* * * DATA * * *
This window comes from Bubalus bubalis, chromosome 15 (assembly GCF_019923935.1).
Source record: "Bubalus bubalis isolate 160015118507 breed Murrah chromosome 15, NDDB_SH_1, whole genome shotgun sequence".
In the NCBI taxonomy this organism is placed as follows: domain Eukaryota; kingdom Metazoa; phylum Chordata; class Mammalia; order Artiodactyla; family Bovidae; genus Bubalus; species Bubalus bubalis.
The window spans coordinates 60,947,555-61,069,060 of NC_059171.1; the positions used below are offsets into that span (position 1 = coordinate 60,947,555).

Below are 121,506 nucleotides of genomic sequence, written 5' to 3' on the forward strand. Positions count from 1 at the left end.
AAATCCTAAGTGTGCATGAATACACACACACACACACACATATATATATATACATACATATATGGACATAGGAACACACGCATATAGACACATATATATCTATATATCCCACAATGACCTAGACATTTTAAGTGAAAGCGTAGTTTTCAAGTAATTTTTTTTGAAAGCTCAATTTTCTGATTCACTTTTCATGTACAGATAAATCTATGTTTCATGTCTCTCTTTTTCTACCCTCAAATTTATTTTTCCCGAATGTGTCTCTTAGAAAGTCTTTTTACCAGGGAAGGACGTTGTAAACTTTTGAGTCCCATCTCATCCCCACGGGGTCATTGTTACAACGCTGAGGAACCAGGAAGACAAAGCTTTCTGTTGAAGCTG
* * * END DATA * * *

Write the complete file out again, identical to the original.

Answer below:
This window comes from Bubalus bubalis, chromosome 15 (assembly GCF_019923935.1).
Source record: "Bubalus bubalis isolate 160015118507 breed Murrah chromosome 15, NDDB_SH_1, whole genome shotgun sequence".
In the NCBI taxonomy this organism is placed as follows: domain Eukaryota; kingdom Metazoa; phylum Chordata; class Mammalia; order Artiodactyla; family Bovidae; genus Bubalus; species Bubalus bubalis.
The window spans coordinates 60,947,555-61,069,060 of NC_059171.1; the positions used below are offsets into that span (position 1 = coordinate 60,947,555).

Below are 121,506 nucleotides of genomic sequence, written 5' to 3' on the forward strand. Positions count from 1 at the left end.
AAATCCTAAGTGTGCATGAATACACACACACACACACACATATATATATATACATACATATATGGACATAGGAACACACGCATATAGACACATATATATCTATATATCCCACAATGACCTAGACATTTTAAGTGAAAGCGTAGTTTTCAAGTAATTTTTTTTGAAAGCTCAATTTTCTGATTCACTTTTCATGTACAGATAAATCTATGTTTCATGTCTCTCTTTTTCTACCCTCAAATTTATTTTTCCCGAATGTGTCTCTTAGAAAGTCTTTTTACCAGGGAAGGACGTTGTAAACTTTTGAGTCCCATCTCATCCCCACGGGGTCATTGTTACAACGCTGAGGAACCAGGAAGACAAAGCTTTCTGTTGAAGCTG